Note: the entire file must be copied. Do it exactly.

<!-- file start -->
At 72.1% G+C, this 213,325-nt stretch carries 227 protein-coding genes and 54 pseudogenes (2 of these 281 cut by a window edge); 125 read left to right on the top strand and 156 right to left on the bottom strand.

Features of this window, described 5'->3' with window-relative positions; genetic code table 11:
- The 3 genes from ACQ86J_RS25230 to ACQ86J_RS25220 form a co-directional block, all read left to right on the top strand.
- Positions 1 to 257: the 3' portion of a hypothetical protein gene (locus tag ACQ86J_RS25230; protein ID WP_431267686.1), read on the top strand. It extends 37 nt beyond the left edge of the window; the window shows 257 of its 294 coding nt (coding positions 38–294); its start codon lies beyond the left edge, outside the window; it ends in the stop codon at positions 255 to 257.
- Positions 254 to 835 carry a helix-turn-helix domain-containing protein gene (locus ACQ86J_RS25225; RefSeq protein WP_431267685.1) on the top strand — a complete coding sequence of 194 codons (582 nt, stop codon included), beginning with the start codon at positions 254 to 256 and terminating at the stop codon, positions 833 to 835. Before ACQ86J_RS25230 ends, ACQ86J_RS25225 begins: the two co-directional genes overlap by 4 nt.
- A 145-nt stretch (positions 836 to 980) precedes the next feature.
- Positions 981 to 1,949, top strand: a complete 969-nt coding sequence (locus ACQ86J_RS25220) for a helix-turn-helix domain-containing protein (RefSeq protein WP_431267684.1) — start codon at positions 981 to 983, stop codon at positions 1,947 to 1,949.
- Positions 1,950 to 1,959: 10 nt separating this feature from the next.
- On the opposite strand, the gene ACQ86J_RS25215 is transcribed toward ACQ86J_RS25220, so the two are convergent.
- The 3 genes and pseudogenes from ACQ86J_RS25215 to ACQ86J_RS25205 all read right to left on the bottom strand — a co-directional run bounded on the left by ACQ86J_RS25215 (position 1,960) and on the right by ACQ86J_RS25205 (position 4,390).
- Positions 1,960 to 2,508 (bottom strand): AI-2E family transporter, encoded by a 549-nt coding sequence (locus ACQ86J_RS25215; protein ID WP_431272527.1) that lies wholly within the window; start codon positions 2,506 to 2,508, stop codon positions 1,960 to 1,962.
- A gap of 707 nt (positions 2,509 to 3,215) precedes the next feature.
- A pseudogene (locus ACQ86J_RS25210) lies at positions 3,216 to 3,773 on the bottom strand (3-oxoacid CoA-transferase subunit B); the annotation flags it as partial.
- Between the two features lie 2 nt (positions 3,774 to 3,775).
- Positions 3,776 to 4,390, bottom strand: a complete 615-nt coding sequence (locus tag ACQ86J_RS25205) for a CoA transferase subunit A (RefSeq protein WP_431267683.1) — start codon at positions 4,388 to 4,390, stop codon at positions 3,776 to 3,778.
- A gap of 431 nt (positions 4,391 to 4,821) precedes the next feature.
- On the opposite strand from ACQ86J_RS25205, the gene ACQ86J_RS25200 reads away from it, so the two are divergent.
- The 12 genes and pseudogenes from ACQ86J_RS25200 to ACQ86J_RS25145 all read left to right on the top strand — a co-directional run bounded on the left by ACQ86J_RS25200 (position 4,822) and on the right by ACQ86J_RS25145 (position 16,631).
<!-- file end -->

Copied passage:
At 72.1% G+C, this 213,325-nt stretch carries 227 protein-coding genes and 54 pseudogenes (2 of these 281 cut by a window edge); 125 read left to right on the top strand and 156 right to left on the bottom strand.

Features of this window, described 5'->3' with window-relative positions; genetic code table 11:
- The 3 genes from ACQ86J_RS25230 to ACQ86J_RS25220 form a co-directional block, all read left to right on the top strand.
- Positions 1 to 257: the 3' portion of a hypothetical protein gene (locus tag ACQ86J_RS25230; protein ID WP_431267686.1), read on the top strand. It extends 37 nt beyond the left edge of the window; the window shows 257 of its 294 coding nt (coding positions 38–294); its start codon lies beyond the left edge, outside the window; it ends in the stop codon at positions 255 to 257.
- Positions 254 to 835 carry a helix-turn-helix domain-containing protein gene (locus ACQ86J_RS25225; RefSeq protein WP_431267685.1) on the top strand — a complete coding sequence of 194 codons (582 nt, stop codon included), beginning with the start codon at positions 254 to 256 and terminating at the stop codon, positions 833 to 835. Before ACQ86J_RS25230 ends, ACQ86J_RS25225 begins: the two co-directional genes overlap by 4 nt.
- A 145-nt stretch (positions 836 to 980) precedes the next feature.
- Positions 981 to 1,949, top strand: a complete 969-nt coding sequence (locus ACQ86J_RS25220) for a helix-turn-helix domain-containing protein (RefSeq protein WP_431267684.1) — start codon at positions 981 to 983, stop codon at positions 1,947 to 1,949.
- Positions 1,950 to 1,959: 10 nt separating this feature from the next.
- On the opposite strand, the gene ACQ86J_RS25215 is transcribed toward ACQ86J_RS25220, so the two are convergent.
- The 3 genes and pseudogenes from ACQ86J_RS25215 to ACQ86J_RS25205 all read right to left on the bottom strand — a co-directional run bounded on the left by ACQ86J_RS25215 (position 1,960) and on the right by ACQ86J_RS25205 (position 4,390).
- Positions 1,960 to 2,508 (bottom strand): AI-2E family transporter, encoded by a 549-nt coding sequence (locus ACQ86J_RS25215; protein ID WP_431272527.1) that lies wholly within the window; start codon positions 2,506 to 2,508, stop codon positions 1,960 to 1,962.
- A gap of 707 nt (positions 2,509 to 3,215) precedes the next feature.
- A pseudogene (locus ACQ86J_RS25210) lies at positions 3,216 to 3,773 on the bottom strand (3-oxoacid CoA-transferase subunit B); the annotation flags it as partial.
- Between the two features lie 2 nt (positions 3,774 to 3,775).
- Positions 3,776 to 4,390, bottom strand: a complete 615-nt coding sequence (locus tag ACQ86J_RS25205) for a CoA transferase subunit A (RefSeq protein WP_431267683.1) — start codon at positions 4,388 to 4,390, stop codon at positions 3,776 to 3,778.
- A gap of 431 nt (positions 4,391 to 4,821) precedes the next feature.
- On the opposite strand from ACQ86J_RS25205, the gene ACQ86J_RS25200 reads away from it, so the two are divergent.
- The 12 genes and pseudogenes from ACQ86J_RS25200 to ACQ86J_RS25145 all read left to right on the top strand — a co-directional run bounded on the left by ACQ86J_RS25200 (position 4,822) and on the right by ACQ86J_RS25145 (position 16,631).